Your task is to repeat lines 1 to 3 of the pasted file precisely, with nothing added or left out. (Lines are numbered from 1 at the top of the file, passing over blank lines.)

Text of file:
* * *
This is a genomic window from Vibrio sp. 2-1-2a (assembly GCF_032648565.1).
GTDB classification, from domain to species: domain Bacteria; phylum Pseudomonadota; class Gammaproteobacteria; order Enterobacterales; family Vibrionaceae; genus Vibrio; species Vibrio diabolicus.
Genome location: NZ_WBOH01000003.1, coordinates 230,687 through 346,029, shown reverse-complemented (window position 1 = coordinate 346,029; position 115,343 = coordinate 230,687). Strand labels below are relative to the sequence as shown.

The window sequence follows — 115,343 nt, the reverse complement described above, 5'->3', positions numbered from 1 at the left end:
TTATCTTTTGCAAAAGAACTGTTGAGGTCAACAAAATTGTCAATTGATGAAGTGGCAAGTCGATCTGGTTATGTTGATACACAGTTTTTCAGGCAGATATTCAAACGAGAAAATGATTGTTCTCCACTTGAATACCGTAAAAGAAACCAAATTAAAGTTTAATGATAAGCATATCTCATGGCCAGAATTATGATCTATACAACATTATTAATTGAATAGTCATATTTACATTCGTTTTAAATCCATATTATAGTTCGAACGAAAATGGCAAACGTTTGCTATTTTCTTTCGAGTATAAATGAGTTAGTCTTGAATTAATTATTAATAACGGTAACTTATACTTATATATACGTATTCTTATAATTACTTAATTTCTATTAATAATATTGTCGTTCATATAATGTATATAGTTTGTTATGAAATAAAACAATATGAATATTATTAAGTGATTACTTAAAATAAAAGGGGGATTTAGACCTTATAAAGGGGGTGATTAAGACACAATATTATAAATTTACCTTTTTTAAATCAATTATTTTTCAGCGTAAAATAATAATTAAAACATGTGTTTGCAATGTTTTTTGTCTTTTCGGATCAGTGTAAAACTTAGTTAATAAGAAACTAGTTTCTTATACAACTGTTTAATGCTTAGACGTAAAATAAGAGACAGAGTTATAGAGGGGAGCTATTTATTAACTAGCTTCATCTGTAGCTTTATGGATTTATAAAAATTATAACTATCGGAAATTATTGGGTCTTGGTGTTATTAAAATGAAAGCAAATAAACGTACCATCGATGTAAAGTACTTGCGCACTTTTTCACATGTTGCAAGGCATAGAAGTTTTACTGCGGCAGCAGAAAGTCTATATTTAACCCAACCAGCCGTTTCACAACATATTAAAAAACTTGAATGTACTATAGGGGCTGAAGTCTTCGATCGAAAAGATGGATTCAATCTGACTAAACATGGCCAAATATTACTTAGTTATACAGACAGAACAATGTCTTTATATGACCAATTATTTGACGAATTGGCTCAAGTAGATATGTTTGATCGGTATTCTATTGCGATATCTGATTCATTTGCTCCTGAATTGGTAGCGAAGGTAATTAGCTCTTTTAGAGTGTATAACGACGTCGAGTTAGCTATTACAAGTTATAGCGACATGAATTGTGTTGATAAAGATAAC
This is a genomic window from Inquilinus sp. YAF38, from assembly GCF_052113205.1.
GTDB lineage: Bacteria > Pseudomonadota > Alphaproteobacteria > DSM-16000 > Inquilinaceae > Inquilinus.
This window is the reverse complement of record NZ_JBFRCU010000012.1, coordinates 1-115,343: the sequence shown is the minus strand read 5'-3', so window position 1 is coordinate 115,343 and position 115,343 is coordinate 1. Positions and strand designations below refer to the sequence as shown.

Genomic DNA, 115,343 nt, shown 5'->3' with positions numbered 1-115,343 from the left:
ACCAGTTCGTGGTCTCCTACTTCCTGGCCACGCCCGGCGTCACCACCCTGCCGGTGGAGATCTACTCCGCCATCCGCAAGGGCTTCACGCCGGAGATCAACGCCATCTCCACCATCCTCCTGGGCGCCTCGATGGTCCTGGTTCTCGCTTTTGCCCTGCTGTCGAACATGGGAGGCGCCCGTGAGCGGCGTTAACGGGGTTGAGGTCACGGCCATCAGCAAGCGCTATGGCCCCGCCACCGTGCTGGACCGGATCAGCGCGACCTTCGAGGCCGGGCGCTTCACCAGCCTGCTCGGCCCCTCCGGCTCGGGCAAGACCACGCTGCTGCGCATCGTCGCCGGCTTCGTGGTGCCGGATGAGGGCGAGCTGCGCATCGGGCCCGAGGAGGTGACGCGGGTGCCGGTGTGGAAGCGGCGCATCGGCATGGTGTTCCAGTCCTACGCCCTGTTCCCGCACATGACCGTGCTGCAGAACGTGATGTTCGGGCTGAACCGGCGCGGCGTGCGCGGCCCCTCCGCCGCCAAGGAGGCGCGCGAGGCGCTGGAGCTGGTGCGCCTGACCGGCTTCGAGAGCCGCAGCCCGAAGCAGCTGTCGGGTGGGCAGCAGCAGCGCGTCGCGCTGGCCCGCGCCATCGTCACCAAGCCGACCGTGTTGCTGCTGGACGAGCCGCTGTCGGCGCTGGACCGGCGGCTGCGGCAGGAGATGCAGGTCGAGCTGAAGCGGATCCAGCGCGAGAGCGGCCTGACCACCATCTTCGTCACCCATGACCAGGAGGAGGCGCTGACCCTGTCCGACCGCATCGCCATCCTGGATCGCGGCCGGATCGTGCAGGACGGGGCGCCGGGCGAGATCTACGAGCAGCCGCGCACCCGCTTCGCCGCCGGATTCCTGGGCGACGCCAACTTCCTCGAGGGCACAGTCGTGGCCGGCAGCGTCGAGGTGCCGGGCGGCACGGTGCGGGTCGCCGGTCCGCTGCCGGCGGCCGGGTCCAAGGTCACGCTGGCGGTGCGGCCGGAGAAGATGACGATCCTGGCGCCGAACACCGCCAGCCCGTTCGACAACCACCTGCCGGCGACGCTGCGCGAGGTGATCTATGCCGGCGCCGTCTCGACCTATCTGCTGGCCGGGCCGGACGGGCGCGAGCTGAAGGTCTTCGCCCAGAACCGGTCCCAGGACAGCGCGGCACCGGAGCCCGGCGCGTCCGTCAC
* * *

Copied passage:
This is a genomic window from Vibrio sp. 2-1-2a (assembly GCF_032648565.1).
GTDB classification, from domain to species: domain Bacteria; phylum Pseudomonadota; class Gammaproteobacteria; order Enterobacterales; family Vibrionaceae; genus Vibrio; species Vibrio diabolicus.
Genome location: NZ_WBOH01000003.1, coordinates 230,687 through 346,029, shown reverse-complemented (window position 1 = coordinate 346,029; position 115,343 = coordinate 230,687). Strand labels below are relative to the sequence as shown.